In a momentous period for the future of energy and emissions, this World Energy Outlook uses several long-term scenarios to illustrate the choices that face the world’s decision makers in the run-up to the crucial 26th Conference of the Parties (COP26) in November and beyond. A key variable in determining where the world goes from here is action taken by governments. They do not hold all the levers: individuals, communities, civil society, companies and investors can all make a major difference. But none have the same capacity as governments to shape the future of energy by setting the framework conditions that channel investment to energy projects, by supporting innovation, by giving clear signals about their long-term ambitions and by taking the necessary steps to realise them.

This Outlook takes into consideration the full diversity of country circumstances, resources, technologies and potential policy choices in its examination of the scenario projections. Countries are not starting this journey from the same place. Many developing economies, in particular, are facing a continued public health crisis and the impacts of the Covid-19 pandemic on their economies and energy sectors will be felt for years to come. By contrast, more rapid progress with mass vaccination campaigns leaves most advanced economies and the People’s Republic of China (hereafter China) with a clearer near-term pathway to recovery, though many uncertainties and risks remain.

The main scenarios in this Outlook are:

  • Net Zero Emissions by 2050 Scenario (NZE), which sets out a narrow but achievable pathway for the global energy sector to achieve net zero CO2 emissions by 2050.
  • Announced Pledges Scenario (APS), which assumes that all climate commitments made by governments around the world, including Nationally Determined Contributions (NDCs) and longer term net zero targets, will be met in full and on time.
  • Stated Policies Scenario (STEPS), which reflects current policy settings based on a sector-by-sector assessment of the specific policies that are in place, as well as those that have been announced by governments around the world.

There are also references to the Sustainable Development Scenario (SDS), which, like the NZE, achieves key energy-related United Nations Sustainable Development Goals related to universal energy access and major improvements in air quality, and reaches global net zero emissions by 2070 (with many countries and regions reaching net zero much earlier). The Announced Pledges and New Zero Emissions by 2050 scenarios are introduced for the first time this year. Updates have been incorporated into the STEPS and to the SDS since the WEO-2020. All the scenarios are described in detail in Chapter 2 - State of play.

This Overview chapter explores ten key themes covering the risks, trade-offs and benefits of different courses of action. The Outlook is based on rigorous modelling and analysis, reflecting the latest energy data, policy announcements, investment trends and technology developments, but it keeps in mind two core tenets: the crucial role of energy in human well-being and social and economic development; and the responsibility of the energy sector for nearly three-quarters of the emissions that are causing climate change.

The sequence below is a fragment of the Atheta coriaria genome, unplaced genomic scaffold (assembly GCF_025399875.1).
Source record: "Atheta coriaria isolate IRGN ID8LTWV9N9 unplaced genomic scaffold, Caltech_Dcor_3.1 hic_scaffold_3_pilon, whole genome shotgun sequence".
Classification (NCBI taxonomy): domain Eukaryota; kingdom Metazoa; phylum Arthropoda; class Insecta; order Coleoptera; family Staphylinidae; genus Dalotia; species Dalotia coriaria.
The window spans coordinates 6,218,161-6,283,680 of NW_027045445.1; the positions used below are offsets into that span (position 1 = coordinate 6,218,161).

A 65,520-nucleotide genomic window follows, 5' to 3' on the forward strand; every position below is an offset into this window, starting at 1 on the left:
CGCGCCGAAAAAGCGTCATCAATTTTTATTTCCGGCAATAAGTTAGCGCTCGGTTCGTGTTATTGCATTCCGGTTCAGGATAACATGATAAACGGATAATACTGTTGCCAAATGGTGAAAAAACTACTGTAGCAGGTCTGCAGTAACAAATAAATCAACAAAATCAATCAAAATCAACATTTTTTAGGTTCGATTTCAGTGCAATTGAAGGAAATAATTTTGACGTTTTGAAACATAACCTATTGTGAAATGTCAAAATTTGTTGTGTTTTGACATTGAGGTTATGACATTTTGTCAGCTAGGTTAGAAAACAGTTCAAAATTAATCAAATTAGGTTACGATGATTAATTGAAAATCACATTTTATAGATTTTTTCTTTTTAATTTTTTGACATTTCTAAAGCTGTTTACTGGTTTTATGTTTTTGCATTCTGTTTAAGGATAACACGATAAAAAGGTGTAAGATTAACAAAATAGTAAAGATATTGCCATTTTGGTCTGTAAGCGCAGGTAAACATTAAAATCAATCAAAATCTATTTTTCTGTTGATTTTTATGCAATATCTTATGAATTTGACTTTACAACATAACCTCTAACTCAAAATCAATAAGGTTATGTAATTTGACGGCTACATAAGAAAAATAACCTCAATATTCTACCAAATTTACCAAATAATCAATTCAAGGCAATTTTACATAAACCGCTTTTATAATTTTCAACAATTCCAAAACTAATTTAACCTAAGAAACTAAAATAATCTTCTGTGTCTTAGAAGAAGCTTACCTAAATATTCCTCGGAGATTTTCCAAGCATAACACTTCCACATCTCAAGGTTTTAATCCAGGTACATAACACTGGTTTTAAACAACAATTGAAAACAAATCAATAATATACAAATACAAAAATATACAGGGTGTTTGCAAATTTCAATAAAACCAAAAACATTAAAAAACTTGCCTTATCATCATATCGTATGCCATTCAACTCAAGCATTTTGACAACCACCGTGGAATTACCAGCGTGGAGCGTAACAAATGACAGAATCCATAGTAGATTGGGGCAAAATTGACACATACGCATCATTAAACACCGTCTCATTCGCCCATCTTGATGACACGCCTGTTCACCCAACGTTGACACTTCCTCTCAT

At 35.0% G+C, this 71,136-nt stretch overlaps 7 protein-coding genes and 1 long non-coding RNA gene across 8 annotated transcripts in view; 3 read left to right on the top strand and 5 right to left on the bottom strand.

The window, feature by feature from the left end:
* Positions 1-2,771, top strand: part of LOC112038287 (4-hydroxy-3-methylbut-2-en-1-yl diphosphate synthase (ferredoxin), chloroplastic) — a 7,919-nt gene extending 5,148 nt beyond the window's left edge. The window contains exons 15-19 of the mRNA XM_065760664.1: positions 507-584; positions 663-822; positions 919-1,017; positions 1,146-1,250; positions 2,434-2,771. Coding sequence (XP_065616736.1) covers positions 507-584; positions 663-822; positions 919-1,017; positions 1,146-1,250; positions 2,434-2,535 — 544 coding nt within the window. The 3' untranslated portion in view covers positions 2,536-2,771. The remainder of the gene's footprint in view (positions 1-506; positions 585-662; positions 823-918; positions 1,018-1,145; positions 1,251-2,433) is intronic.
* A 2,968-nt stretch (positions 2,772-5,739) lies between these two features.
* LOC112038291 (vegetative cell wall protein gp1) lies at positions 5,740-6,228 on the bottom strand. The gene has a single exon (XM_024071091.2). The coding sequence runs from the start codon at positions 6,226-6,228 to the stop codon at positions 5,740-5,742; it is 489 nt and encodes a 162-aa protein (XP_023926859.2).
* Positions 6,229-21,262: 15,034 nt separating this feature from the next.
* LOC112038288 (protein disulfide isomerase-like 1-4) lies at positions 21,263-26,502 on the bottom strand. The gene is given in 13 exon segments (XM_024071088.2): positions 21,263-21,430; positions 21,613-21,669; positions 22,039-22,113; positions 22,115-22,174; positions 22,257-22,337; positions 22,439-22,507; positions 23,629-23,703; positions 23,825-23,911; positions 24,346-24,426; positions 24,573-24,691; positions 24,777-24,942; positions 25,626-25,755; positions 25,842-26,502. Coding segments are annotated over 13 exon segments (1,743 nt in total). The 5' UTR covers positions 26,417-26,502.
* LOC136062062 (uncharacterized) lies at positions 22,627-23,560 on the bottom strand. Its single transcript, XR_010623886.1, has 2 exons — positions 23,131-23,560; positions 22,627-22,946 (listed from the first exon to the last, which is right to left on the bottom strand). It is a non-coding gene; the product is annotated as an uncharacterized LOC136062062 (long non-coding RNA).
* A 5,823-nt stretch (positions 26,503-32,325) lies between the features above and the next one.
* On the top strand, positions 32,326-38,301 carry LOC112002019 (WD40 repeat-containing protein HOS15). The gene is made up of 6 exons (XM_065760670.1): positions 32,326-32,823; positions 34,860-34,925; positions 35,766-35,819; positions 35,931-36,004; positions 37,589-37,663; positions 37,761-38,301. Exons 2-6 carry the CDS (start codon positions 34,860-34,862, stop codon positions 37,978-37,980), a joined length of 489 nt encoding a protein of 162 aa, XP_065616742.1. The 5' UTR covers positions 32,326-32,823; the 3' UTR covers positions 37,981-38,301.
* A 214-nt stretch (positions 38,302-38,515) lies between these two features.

The Stated Policies Scenario (STEPS) is based on prevailing policy settings and so provides a useful barometer of the strength and impact of these policies over time. Compared with the WEO-2020, some of the largest changes in the STEPS in this Outlook are:

  • Total fossil fuel demand is higher in the near term than in the WEO-2020 STEPS. However, it is also markedly lower after 2030. For the first time, aggregate fossil fuel demand slows to a plateau in the 2030s and then falls slightly by 2050.
  • Natural gas demand is around 600 billion cubic metres (bcm) (or 10%) lower in 2050 than in the WEO-2020 STEPS, mainly reflecting lower projected consumption in the power and industry sectors in emerging market and developing economies in Asia.
  • Oil demand starts to decline in the 2030s for the first time in the STEPS as a result of more muted growth in petrochemicals and faster reductions elsewhere.
  • Coal use rebounds more rapidly in the near term and stays above last year’s projections until around 2030, but its subsequent decline is faster than projected in 2020 (and much faster than projected five years ago)
  • Total CO2 emissions are around 2 Gt lower in 2050 than in last year’s STEPS. Most of the difference is in the power sector, where emissions fall by more than 25% between 2020 and 2050 (compared with a decline of less than 10% in the WEO‑2020). Generation from solar photovoltaics (PV) and wind in 2050 is around 15% and 20% respectively higher in this Outlook.

Natural gas demand in the Stated Policies Scenario in the World Energy Outlooks 2021, 2020 and 2016

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Oil demand in the Stated Policies Scenario in the World Energy Outlooks 2021, 2020 and 2016

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Coal demand in the Stated Policies Scenario in the World Energy Outlooks 2021, 2020 and 2016